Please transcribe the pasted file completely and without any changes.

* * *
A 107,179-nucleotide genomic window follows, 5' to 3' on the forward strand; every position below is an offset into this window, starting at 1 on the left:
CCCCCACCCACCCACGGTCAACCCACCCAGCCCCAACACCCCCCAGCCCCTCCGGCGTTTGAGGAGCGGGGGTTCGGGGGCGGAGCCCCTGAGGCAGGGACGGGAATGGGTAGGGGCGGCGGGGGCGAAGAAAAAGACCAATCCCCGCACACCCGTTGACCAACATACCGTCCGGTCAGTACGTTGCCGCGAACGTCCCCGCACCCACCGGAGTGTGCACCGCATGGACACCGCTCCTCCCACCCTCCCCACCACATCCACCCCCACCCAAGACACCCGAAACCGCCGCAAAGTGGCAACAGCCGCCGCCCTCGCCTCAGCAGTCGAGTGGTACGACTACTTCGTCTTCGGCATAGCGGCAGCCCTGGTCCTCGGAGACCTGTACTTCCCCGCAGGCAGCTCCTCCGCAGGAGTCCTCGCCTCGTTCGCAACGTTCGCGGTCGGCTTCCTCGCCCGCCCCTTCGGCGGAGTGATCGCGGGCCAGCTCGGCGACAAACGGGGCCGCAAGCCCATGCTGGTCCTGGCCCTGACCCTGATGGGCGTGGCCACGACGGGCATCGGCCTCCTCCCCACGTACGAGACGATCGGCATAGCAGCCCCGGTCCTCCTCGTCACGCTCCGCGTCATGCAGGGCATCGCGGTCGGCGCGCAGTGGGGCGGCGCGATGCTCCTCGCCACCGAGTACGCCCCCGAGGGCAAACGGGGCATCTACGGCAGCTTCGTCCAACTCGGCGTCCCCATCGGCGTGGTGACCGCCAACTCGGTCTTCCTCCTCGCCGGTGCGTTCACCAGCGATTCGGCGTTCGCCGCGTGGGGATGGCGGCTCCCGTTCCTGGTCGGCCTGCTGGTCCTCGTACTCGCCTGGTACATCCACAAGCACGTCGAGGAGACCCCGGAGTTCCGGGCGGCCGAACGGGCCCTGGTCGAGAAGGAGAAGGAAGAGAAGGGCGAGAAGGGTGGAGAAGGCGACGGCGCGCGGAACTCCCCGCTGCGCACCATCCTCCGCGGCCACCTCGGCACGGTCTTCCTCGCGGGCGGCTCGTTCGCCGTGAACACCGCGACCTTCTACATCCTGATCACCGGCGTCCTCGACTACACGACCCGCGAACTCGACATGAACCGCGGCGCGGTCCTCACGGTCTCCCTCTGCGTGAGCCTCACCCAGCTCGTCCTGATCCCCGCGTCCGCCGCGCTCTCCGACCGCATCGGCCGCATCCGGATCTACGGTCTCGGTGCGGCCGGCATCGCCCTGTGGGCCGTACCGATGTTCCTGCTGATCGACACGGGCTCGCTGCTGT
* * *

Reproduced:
A 107,179-nucleotide genomic window follows, 5' to 3' on the forward strand; every position below is an offset into this window, starting at 1 on the left:
CCCCCACCCACCCACGGTCAACCCACCCAGCCCCAACACCCCCCAGCCCCTCCGGCGTTTGAGGAGCGGGGGTTCGGGGGCGGAGCCCCTGAGGCAGGGACGGGAATGGGTAGGGGCGGCGGGGGCGAAGAAAAAGACCAATCCCCGCACACCCGTTGACCAACATACCGTCCGGTCAGTACGTTGCCGCGAACGTCCCCGCACCCACCGGAGTGTGCACCGCATGGACACCGCTCCTCCCACCCTCCCCACCACATCCACCCCCACCCAAGACACCCGAAACCGCCGCAAAGTGGCAACAGCCGCCGCCCTCGCCTCAGCAGTCGAGTGGTACGACTACTTCGTCTTCGGCATAGCGGCAGCCCTGGTCCTCGGAGACCTGTACTTCCCCGCAGGCAGCTCCTCCGCAGGAGTCCTCGCCTCGTTCGCAACGTTCGCGGTCGGCTTCCTCGCCCGCCCCTTCGGCGGAGTGATCGCGGGCCAGCTCGGCGACAAACGGGGCCGCAAGCCCATGCTGGTCCTGGCCCTGACCCTGATGGGCGTGGCCACGACGGGCATCGGCCTCCTCCCCACGTACGAGACGATCGGCATAGCAGCCCCGGTCCTCCTCGTCACGCTCCGCGTCATGCAGGGCATCGCGGTCGGCGCGCAGTGGGGCGGCGCGATGCTCCTCGCCACCGAGTACGCCCCCGAGGGCAAACGGGGCATCTACGGCAGCTTCGTCCAACTCGGCGTCCCCATCGGCGTGGTGACCGCCAACTCGGTCTTCCTCCTCGCCGGTGCGTTCACCAGCGATTCGGCGTTCGCCGCGTGGGGATGGCGGCTCCCGTTCCTGGTCGGCCTGCTGGTCCTCGTACTCGCCTGGTACATCCACAAGCACGTCGAGGAGACCCCGGAGTTCCGGGCGGCCGAACGGGCCCTGGTCGAGAAGGAGAAGGAAGAGAAGGGCGAGAAGGGTGGAGAAGGCGACGGCGCGCGGAACTCCCCGCTGCGCACCATCCTCCGCGGCCACCTCGGCACGGTCTTCCTCGCGGGCGGCTCGTTCGCCGTGAACACCGCGACCTTCTACATCCTGATCACCGGCGTCCTCGACTACACGACCCGCGAACTCGACATGAACCGCGGCGCGGTCCTCACGGTCTCCCTCTGCGTGAGCCTCACCCAGCTCGTCCTGATCCCCGCGTCCGCCGCGCTCTCCGACCGCATCGGCCGCATCCGGATCTACGGTCTCGGTGCGGCCGGCATCGCCCTGTGGGCCGTACCGATGTTCCTGCTGATCGACACGGGCTCGCTGCTGT